Boris Johnson has won a final Tory leadership runoff, defeating his opponent Foreign Secretary Jeremy Hunt with the support of more than two in three of the Conservative Party membership.
The Etonian class clown with a reputation for jingoism, bigotry and humbug anecdotes is expected to take over as British Prime Minister tomorrow, pledging to unite his fractious party and “deliver Brexit” by the latest deadline of October 31.
There has been a muted reaction in Ireland to his election, which was never in doubt. The DUP leader Arlene Foster offered her congratulations and said she looked forward to discussing with Mr Johnson the “shared objectives of strengthening the union, delivering Brexit and restoring devolution”.
The SDLP leader Colum Eastwood said that the election of Mr Johnson was a “worrying step toward a hard no-deal Brexit and a hard border in Ireland”.
“Johnson has coasted into Downing Street on a wave of Brexit bluff and bluster. It won’t be long until he crashes into the rocky reality that the European Union will not sacrifice the interests of Ireland to appease a man who has lied and slandered its institutions in an effort to secure power,” he said.
Fine Gael’s Simon Coveney offered his congratulations to Mr Johnson in a tweet, saying that the Dublin government would “work constructively” with him and London “to maintain and strengthen British/Irish relations through the challenges of Brexit.”
Sinn Féin’s Martina Anderson warned that the “ship is sinking” and yet the Tories had decided to appoint “a new Brexiteer captain”. Johnson is duty bound to uphold the 1998 peace deal in the North of Ireland, she said.
“When Boris is appointed British Prime Minister tomorrow, he will become the leader of a government that is the co-guarantor of the Good Friday Agreement, bound by law to safeguard it and ensure its full implementation.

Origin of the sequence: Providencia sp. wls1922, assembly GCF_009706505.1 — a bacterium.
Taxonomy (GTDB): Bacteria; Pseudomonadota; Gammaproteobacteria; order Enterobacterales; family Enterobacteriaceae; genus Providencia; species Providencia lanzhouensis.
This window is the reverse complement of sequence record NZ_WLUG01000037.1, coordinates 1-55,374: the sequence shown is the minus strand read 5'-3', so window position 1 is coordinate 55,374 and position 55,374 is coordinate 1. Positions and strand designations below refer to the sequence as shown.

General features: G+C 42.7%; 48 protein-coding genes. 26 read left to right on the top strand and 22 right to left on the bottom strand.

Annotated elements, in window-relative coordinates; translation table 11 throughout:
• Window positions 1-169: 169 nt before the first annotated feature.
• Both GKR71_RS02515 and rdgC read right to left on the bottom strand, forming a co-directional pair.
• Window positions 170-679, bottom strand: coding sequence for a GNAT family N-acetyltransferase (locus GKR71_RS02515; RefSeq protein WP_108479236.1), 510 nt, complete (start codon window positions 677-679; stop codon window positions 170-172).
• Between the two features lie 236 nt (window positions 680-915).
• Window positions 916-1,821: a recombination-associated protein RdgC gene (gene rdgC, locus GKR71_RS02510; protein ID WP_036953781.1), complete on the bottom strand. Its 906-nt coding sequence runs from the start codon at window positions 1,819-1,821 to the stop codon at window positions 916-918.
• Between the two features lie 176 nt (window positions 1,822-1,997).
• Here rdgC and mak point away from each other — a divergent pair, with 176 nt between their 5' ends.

“A no-deal Brexit is fundamentally incompatible with the Good Friday Agreement. Any British Prime Minister who fails to acknowledge this is wilfully ignoring their international obligations. This is the definition of a rogue state, which cannot be trusted to act in good faith in any trade negotiations anywhere in the world.”
She said the deal forged between the EU and Johnson’s predecessor, Theresa May, must also be respected.
“The Withdrawal Agreement remains the bottom line to protect the Good Friday Agreement and to ensure there is no physical infrastructure on the British border partitioning Ireland,” she said.
“Instead the people of Ireland will be subjected to Boris and his conspiring cohorts of little Englanders and the DUP.
“We have another way out of this mess that ensures all of Ireland, north and south, remains in the EU. We know the way to get there, its clearly outlined in the Good Friday Agreement.
“Nationalists and republicans are already having inclusive and respectful conversations about the form and shape of the new Ireland. So join that conversation agus le cheilé bainfimid amach Éire aontaithe (and together we will achieve Irish Unity).”